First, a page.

269. China Bans 2 Factories from Exporting Toys, N.Y. TIMES, Aug. 9, 2007, http://www.nytimes.com/ 2007/08/09/business/worldbusiness/09iht-yuan.1.7054901.html. 270. Qi Er Yao Jiayao An Beigao Cheng Changfang Hua 10 Wan Gou Mai GMP Renzheng (齐二药 假药案被告称厂方花 10 万购买 GMP 认证) [Qiqihar No. 2 Pharmaceutical Company Official Admitted that the Company Bought the GMP Certification for 10,000 Yuan], SOHU (Aug. 9, 2007), http://news.sohu.com/20070809/n251491059_1.shtml [hereinafter Renzheng]. 271. Id. 272. Cao Jingjing, “Qi Er Yao An” Dusi 13 Ren 5 Ming Zeren Ren Guangzhou Bei Kong Zhongzui (“ 齐二药案”毒死 13 人 5 名责任人广州被控重罪) [Qiqihar No. 2 Pharmaceutical’s Fake Drugs Killed Thirteen People, Five Managers Received Severe Criminal Prosecution in Guangzhou], XINQUAI DAILY (Apr. 13, 2007), http://news.sohu.com/20070413/n249397187.shtml. 273. Wu Xiaodong et al., Qi Er Yao SanNian ZaoJia DiaoCha (齐二药三年造假调查) [Investigation Report on Qiqihar No. 2’s Three-Year Counterfeiting], XINJING DAILY (May 22, 2006), http://news.sina.com.cn/ c/2006-05-22/02128985883s.shtml. 274. Renzheng, supra note 270. 275. Wu et al., supra note 273. 276. Barboza, supra note 133. 277. Id. 278. Id. 279. See id. (“[T]wo companies had cheated pet food companies by adding a fake protein into the feed to make pet food suppliers believe they were purchasing high protein feed when in fact they were getting lower protein feed.”).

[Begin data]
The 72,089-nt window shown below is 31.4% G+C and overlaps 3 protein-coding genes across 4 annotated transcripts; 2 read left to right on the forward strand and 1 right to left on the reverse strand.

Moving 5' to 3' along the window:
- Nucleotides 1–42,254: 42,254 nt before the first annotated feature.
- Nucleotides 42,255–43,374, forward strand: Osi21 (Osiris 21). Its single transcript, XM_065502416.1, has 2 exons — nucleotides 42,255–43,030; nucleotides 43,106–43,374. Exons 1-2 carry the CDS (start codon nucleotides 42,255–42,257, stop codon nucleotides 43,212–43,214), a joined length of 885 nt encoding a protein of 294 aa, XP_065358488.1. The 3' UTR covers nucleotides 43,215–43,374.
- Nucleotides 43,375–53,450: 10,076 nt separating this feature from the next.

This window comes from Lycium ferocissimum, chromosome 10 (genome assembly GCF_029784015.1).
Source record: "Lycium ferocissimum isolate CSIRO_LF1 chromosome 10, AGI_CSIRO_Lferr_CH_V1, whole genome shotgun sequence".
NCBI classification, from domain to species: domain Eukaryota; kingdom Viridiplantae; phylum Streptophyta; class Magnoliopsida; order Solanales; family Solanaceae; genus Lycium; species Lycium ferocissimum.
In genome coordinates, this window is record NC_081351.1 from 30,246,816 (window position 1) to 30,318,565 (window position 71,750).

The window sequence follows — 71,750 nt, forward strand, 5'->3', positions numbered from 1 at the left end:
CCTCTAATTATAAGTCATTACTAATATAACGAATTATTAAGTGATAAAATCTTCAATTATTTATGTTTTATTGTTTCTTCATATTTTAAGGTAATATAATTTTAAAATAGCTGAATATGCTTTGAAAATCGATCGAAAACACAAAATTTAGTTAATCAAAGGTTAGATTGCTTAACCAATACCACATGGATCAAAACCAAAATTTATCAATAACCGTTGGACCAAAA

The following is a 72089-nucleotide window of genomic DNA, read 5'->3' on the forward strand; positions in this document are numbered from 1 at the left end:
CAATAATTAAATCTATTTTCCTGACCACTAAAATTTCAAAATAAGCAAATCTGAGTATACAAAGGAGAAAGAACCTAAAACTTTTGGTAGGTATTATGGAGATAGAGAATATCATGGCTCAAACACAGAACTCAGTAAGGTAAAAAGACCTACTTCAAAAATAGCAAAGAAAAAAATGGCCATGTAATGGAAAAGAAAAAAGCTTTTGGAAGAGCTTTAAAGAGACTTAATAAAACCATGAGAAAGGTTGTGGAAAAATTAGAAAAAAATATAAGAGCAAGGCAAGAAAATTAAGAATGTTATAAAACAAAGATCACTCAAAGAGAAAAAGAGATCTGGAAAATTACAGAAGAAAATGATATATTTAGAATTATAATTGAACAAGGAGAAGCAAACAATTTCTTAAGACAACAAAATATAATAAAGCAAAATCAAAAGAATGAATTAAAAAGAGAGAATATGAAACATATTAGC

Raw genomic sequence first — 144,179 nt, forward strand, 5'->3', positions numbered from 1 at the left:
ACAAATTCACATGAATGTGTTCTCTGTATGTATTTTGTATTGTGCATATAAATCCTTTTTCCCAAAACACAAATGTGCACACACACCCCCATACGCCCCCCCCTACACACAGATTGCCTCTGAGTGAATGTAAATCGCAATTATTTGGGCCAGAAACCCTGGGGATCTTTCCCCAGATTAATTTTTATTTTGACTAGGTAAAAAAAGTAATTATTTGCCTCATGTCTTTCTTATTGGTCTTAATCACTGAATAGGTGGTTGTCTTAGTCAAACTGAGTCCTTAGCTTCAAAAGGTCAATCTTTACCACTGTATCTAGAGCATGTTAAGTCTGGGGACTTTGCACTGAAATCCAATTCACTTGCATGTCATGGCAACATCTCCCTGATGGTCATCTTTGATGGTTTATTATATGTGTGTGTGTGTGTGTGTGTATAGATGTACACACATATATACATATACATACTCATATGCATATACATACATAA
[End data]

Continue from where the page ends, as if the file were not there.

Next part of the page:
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was the U.S. media’s pervasive reporting on the pet food scandal that severely tarnished the reputation of Chinese-made products in the U.S. market.280 Since exportation was a driving force for China’s economic growth, the pet food scandal put the Chinese government under enormous pressure.281 Even though corruption crimes in China are subject to capital punishment, the sentence of immediate execution took both Zheng and his lawyer by surprise.282 Some scholars observed that Zheng’s punishment was indeed much heavier than those imposed on other high-ranking officials who accepted more bribes than Zheng.283 In addition, Zheng’s passionate confession and efforts to pay back bribes were mitigating factors that could have persuaded the court to sentence him to the death penalty with a two-year suspension, which would have eventually been commuted to life imprisonment.284 According to scholars, the reason the court disregarded Zheng’s mitigating actions was that his dereliction and corruption had threatened the public health and damaged the reputation of China’s food and drug industry in China.285 In essence, the Chinese government used Zheng’s execution to prove that it was serious about food and drug safety.286 5. Problems Continue